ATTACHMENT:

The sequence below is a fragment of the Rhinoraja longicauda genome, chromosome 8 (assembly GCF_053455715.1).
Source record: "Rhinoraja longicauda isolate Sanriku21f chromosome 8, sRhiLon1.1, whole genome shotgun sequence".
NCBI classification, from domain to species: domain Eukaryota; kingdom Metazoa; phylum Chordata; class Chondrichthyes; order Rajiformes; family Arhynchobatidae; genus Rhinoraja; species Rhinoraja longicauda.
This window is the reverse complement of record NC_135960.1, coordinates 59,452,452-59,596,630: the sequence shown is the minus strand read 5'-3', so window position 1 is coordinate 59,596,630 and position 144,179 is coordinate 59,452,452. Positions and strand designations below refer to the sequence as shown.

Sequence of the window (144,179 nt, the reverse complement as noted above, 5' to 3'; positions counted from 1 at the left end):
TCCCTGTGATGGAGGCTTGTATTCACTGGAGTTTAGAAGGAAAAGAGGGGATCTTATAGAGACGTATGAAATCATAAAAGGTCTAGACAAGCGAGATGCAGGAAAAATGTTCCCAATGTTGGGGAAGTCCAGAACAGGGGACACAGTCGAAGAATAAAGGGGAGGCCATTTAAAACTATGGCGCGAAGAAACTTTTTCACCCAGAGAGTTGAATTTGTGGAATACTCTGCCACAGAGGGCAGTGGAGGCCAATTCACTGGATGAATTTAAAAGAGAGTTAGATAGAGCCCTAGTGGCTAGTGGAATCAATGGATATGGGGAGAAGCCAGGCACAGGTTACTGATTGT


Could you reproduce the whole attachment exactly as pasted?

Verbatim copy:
The sequence below is a fragment of the Rhinoraja longicauda genome, chromosome 8 (assembly GCF_053455715.1).
Source record: "Rhinoraja longicauda isolate Sanriku21f chromosome 8, sRhiLon1.1, whole genome shotgun sequence".
NCBI classification, from domain to species: domain Eukaryota; kingdom Metazoa; phylum Chordata; class Chondrichthyes; order Rajiformes; family Arhynchobatidae; genus Rhinoraja; species Rhinoraja longicauda.
This window is the reverse complement of record NC_135960.1, coordinates 59,452,452-59,596,630: the sequence shown is the minus strand read 5'-3', so window position 1 is coordinate 59,596,630 and position 144,179 is coordinate 59,452,452. Positions and strand designations below refer to the sequence as shown.

Sequence of the window (144,179 nt, the reverse complement as noted above, 5' to 3'; positions counted from 1 at the left end):
TCCCTGTGATGGAGGCTTGTATTCACTGGAGTTTAGAAGGAAAAGAGGGGATCTTATAGAGACGTATGAAATCATAAAAGGTCTAGACAAGCGAGATGCAGGAAAAATGTTCCCAATGTTGGGGAAGTCCAGAACAGGGGACACAGTCGAAGAATAAAGGGGAGGCCATTTAAAACTATGGCGCGAAGAAACTTTTTCACCCAGAGAGTTGAATTTGTGGAATACTCTGCCACAGAGGGCAGTGGAGGCCAATTCACTGGATGAATTTAAAAGAGAGTTAGATAGAGCCCTAGTGGCTAGTGGAATCAATGGATATGGGGAGAAGCCAGGCACAGGTTACTGATTGT